How it started
The space food innovation journey for Pillsbury – to create what would eventually become “Space Food Sticks” for several Apollo missions and Skylab – actually started in the early 1960s.
Howard Bauman, Pillsbury’s chief food technologist at the time, led a team at the company that created the first solid food consumed by a NASA astronaut. Scott Carpenter ate small “compressed” food cubes made by Pillsbury on board Aurora 7 in 1962.
By the way, as part of his work with NASA to make sure food was safe for astronauts, Bauman also played a key part in establishing the Hazard Analysis and Critical Control Points (HACCP) regulations used for food safety. HACCP was a significant development for the food industry. It focused on the prevention of potential food safety issues, not just inspection. It’s still used in several industries today around the world, from production and preparation to packaging and distribution.
After the food cubes, the Pillsbury team developed a non-crumbly cake for NASA, and other items, coated in their own “space suit” that would protect them until consumed.
Pillsbury’s space food innovation journey
Then NASA had a request. Could Pillsbury’s best and brightest also make a food that astronauts could eat with their helmets on?
The snack had to be small enough to go through a small airtight opening in the helmet – so the rod-shaped food sticks were born, as the Apollo program drew closer to its historic moment.
Our search of documents in the General Mills Archives shows that the sticks accompanied astronauts Neil Armstrong and Buzz Aldrin when their “Eagle” spacecraft landed on the moon on July 20, 1969. The sticks were considered a “contingency” food for Apollo, only to be eaten in an emergency. So we don’t know if Armstrong or Aldrin actually ate them before or after walking on the moon.
Pillsbury began advertising the sticks on television, as Space Food Sticks, clearly making the link to the space program.
The “perfectly balanced energy snack”
The consumer version of the “perfectly balanced energy snack” was slightly modified, and a shorter version of the food sticks eaten by astronauts. They came individually-wrapped, in similar flavors to what the astronauts enjoyed, like chocolate, caramel and peanut butter.
The nutrient-packed food was an excellent source of nutrition. During a two-week study conducted at St. Luke’s Hospital in New York City, a woman was reported to have maintained her weight and health on 40 Space Food Sticks per day as her only source of nutrition.
he sticks stuck around for the next four Apollo launches. During the infamous Apollo 13 mission, when the crew had to abort their moon landing, the sticks were integrated into the daily menu for the three astronauts on board.
Meanwhile, for consumers, Pillsbury also prepared promotional materials about Space Food Sticks, which highlighted their connection to the space program.
Pillsbury “Food Sticks”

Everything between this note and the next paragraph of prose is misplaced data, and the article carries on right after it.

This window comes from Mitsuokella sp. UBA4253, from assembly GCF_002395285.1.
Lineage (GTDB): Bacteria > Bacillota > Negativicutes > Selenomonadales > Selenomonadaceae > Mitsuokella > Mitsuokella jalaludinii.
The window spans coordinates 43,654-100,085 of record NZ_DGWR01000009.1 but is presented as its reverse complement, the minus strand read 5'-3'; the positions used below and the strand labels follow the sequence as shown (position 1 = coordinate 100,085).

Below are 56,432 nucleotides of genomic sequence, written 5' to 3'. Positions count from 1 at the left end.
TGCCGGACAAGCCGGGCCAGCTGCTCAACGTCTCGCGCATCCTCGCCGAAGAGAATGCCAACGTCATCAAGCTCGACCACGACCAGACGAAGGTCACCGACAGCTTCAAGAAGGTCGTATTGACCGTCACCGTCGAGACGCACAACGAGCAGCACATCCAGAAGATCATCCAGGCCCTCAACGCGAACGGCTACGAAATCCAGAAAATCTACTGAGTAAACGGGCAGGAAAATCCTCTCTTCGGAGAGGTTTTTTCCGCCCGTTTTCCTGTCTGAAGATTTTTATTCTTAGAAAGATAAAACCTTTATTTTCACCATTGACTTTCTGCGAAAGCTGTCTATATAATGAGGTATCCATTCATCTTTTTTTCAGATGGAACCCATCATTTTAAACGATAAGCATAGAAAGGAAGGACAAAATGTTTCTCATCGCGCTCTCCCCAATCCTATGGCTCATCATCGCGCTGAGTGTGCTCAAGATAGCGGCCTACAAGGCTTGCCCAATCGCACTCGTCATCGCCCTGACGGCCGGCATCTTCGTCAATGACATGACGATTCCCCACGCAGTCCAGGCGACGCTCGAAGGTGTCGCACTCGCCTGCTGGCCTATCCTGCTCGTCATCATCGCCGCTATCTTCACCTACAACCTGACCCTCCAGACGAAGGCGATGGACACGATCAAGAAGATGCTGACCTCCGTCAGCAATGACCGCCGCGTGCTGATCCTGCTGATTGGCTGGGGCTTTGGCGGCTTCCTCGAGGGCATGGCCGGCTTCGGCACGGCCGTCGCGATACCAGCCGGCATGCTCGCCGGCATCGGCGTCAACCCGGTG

But in 1971, just two years after Armstrong and Aldrin walked on the moon, Pillsbury decided to drop ‘Space’ from the advertising for the sticks, and ultimately from the product name.
John Szafranski, a grocery product manager for Pillsbury at the time, said, “We used the word ‘Space’ because of the NASA project, because the product did indeed go to outer space, and because they were first marketed at a time when public excitement about the space program was at a peak.”
He added that Pillsbury stopped using ‘Space’ in the product name because “the image that space food has in the minds of many consumers is a negative one. They think space food in general is dry – dehydrated – and not necessarily very tasty.”
Pillsbury “Food Sticks” were remarketed as “an energy snack that gives you the balanced nutrition of a miniature meal” and as “the food for busy people.” Pillsbury also slowly changed Food Sticks from being called a “balanced nutrition snack” to a “balanced nutrition food.”
You can see that in this commercial, which focused on nutrition, but kept ‘Space’ on the box.
In 1973, a modified version of the commercially available Pillsbury Food Sticks was included on the third Skylab mission, as a NASA press release indicated.
While the Skylab mission was scheduled for 60 days, including the sticks in astronaut meals every third day would enable the mission to be extended to 85 days, while only adding an additional 59 pounds in the weight of the cargo the crew brought.
The success of Pillsbury Food Sticks was short-lived. They were only available until the 1980s, as waning interest led them to be discontinued. Other copycat versions soon became available in their place.
Space Food Sticks appeared in pop culture over the years, including on “The Simpsons,” in the movie “Super 8” and in books from R.L. Stine.
The lasting legacy of Pillsbury’s Space Food Sticks in the food industry – beyond their connection to space history and food safety – is that they’re considered to be the forerunner of the many popular energy bars available today.